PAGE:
Friday, May 27, 2022

Optionally Crewed Submarines for the Australian Navy?

In the 2022 Australian election campaign, the Australian Liberal Party has proposed an "Autonomous undersea warfare capability for Australia's navy" as part of its electoral platform (5 May 2022). The Liberal Party lost the election, but there is merit in the new government implementing this idea. Rather than a purely autonomous craft, I suggest optionally crewed submarines, with the ability to carry about seven people (three crew and four special forces passengers). Australia could acquire a dozen such submarines and two submarine tenders to support them, for the cost of one Collins size boat. This would also ease staffing, as the submarines would require far fewer crew.

The proposed submarines would be eXtra Large Autonomous Underwater Uninhabited Vehicles (XLAUVs), designed to operate in Australia's large maritime region. These could be developed using an engineering approach similar to that of the SpaceX Dragon spacecraft. SpaceX took the approach of first proving an uncrewed cargo version of their spacecraft, before adding manual controls and seats. With a submarine this would allow for more rapid development and operational use.

Such a small craft could be used for the same primary roles as a full size submarine:  surveillance, deployment of mines, and delivery of special forces. They would not be carry large conventional torpedoes, for a direct attack. However, they could deploy self-propelled smart mines in this role, with the submarine leaving the vicinity before the attack, to increase its chances of survival.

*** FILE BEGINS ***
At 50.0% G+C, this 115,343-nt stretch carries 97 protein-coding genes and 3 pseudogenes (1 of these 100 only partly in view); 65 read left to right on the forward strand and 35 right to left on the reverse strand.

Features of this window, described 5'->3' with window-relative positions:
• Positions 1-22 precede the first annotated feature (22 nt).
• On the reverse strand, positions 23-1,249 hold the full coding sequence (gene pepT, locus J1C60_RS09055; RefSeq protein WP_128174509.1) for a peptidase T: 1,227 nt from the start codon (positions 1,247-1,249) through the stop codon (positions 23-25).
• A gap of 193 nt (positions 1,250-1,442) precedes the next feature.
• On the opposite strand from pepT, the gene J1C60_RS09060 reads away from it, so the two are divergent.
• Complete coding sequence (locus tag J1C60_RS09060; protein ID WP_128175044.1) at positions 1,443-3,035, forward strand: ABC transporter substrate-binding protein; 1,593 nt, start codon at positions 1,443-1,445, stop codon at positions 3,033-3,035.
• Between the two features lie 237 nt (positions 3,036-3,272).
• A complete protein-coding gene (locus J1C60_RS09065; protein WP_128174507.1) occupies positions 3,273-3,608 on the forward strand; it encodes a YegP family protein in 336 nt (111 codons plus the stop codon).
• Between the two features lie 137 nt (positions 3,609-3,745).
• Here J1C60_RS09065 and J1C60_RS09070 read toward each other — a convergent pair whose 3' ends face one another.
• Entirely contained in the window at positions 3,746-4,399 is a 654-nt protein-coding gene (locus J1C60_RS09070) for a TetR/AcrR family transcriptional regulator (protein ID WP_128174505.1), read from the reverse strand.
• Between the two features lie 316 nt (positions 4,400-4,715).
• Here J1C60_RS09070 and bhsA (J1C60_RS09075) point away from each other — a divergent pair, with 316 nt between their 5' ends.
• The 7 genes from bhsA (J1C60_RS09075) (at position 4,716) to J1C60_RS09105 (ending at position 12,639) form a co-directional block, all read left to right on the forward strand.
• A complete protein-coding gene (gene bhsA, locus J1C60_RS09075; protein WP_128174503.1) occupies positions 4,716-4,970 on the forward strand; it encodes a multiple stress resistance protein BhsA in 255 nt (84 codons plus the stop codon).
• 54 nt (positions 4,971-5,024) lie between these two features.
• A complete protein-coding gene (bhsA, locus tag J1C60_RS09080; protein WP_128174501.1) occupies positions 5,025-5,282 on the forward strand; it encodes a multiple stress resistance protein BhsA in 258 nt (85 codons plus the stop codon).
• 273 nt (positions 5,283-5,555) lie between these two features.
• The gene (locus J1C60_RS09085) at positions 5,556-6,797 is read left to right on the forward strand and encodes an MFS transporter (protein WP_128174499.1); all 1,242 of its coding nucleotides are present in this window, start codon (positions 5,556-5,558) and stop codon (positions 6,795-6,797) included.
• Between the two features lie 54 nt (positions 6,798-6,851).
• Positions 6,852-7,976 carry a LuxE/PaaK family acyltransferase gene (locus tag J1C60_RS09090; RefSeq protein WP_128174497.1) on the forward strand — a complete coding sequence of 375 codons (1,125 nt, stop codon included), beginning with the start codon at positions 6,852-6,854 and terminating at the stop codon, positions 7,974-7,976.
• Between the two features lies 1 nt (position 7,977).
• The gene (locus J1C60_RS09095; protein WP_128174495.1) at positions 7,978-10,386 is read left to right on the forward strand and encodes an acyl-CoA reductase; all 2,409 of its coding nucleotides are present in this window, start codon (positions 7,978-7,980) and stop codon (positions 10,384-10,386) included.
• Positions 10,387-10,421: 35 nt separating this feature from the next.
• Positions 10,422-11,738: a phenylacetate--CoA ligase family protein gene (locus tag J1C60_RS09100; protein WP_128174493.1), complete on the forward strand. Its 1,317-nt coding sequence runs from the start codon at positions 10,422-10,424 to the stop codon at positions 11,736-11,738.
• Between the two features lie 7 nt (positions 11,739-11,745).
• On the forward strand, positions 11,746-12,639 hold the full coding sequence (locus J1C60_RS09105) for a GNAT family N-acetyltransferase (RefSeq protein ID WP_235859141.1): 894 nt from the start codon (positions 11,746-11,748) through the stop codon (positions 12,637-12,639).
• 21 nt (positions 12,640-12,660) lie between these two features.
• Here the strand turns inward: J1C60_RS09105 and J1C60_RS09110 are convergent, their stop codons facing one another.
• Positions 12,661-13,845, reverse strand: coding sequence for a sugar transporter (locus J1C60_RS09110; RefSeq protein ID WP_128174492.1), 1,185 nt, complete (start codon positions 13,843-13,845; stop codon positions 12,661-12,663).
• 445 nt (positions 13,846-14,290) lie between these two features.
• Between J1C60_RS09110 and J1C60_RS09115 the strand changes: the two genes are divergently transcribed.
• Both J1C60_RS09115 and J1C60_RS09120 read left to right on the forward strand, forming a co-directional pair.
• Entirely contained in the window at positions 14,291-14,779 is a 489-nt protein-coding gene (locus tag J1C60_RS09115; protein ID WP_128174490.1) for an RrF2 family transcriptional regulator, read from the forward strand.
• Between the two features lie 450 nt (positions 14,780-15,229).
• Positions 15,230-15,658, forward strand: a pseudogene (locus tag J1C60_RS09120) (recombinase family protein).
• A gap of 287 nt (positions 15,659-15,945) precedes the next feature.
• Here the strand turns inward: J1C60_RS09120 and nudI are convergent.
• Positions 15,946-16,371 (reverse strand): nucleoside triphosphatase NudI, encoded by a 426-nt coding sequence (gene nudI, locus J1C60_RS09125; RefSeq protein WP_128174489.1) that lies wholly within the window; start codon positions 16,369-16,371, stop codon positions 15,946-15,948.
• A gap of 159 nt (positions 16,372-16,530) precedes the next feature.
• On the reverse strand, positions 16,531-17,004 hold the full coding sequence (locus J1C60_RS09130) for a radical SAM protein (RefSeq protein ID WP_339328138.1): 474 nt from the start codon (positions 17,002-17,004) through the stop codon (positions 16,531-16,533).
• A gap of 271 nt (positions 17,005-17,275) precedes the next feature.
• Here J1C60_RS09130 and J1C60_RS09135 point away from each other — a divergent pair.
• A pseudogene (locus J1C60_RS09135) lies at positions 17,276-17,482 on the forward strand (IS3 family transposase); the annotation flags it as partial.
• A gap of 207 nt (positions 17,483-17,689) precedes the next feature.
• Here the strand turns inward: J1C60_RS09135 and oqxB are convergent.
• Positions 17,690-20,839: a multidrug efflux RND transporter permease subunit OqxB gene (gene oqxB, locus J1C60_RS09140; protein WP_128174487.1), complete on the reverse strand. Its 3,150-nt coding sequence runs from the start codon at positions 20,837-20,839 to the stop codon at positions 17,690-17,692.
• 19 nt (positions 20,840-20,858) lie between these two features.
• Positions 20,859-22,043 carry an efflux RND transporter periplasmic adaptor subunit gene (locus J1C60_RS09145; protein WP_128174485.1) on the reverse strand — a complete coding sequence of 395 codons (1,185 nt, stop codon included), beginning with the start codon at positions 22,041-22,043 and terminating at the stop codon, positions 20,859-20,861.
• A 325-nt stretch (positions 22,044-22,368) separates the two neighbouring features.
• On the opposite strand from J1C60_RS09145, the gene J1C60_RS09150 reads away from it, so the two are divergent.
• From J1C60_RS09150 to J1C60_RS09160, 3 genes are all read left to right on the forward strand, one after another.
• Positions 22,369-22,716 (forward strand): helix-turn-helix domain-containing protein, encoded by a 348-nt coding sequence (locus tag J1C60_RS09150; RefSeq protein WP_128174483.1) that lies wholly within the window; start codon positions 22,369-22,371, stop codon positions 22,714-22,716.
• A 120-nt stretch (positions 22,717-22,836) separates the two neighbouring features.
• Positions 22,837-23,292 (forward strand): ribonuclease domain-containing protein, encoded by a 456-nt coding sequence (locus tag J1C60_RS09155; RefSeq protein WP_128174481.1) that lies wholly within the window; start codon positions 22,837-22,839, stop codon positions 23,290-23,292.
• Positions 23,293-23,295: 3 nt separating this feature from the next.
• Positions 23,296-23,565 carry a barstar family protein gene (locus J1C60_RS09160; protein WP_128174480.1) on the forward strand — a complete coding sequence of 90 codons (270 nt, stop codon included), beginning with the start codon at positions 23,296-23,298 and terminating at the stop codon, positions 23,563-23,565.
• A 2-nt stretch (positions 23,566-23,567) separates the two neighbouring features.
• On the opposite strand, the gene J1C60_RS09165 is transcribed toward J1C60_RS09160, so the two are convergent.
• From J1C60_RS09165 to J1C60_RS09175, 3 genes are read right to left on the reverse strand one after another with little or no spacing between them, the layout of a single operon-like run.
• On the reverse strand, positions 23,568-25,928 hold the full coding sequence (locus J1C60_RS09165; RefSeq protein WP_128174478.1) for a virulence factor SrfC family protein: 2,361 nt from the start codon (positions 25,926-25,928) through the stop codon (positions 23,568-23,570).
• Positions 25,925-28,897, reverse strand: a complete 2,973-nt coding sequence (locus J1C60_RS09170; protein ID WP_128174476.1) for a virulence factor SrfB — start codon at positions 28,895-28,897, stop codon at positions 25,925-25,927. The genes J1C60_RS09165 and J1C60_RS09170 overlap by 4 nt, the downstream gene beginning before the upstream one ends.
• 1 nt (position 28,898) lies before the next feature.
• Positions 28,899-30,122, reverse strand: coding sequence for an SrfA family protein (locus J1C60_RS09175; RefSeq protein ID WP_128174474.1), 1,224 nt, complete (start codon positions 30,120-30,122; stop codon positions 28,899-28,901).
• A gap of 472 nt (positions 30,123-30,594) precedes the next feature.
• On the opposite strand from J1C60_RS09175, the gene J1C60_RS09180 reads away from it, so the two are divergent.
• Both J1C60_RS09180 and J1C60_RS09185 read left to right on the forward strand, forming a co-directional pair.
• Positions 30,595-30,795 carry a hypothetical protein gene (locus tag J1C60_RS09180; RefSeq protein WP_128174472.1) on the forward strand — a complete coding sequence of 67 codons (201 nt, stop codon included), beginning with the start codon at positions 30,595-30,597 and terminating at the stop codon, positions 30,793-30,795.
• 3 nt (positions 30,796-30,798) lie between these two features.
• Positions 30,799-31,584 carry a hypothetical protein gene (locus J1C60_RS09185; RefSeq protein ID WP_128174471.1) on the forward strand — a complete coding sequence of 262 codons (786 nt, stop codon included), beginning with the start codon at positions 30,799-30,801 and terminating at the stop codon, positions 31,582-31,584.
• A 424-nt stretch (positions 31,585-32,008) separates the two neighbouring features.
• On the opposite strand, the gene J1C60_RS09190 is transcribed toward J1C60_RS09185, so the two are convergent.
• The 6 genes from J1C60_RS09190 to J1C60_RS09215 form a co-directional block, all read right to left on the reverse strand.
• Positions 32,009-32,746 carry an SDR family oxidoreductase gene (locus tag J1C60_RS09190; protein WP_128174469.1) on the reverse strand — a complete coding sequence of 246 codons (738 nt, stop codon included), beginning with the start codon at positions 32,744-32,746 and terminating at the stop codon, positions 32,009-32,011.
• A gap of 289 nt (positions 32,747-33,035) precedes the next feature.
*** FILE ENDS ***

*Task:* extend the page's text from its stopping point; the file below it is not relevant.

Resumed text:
Cosmos-class submarine
Pakistan Navy, 
CC BY-SA 4.0, 2018 
Mini-subs, such as the Cosmos-class submarine, are about 110 tons, with a complement of 14, allowing for 6 crew, and 8 special forces passengers. XLAUVs under development are about half this size. They would be able to be operated with a smaller crew, as the autonomous systems would require less manual supervision.

XLAUVs and mini-submarines have a shorter range than conventional and nuclear submarines. The range can be extended by the use of submarine tenders, to refuel, rearm, and exchange crews, closer to the area of operation. The tenders would be able to be designed and made in Australia, derived from Australian warship and ferry designs. 


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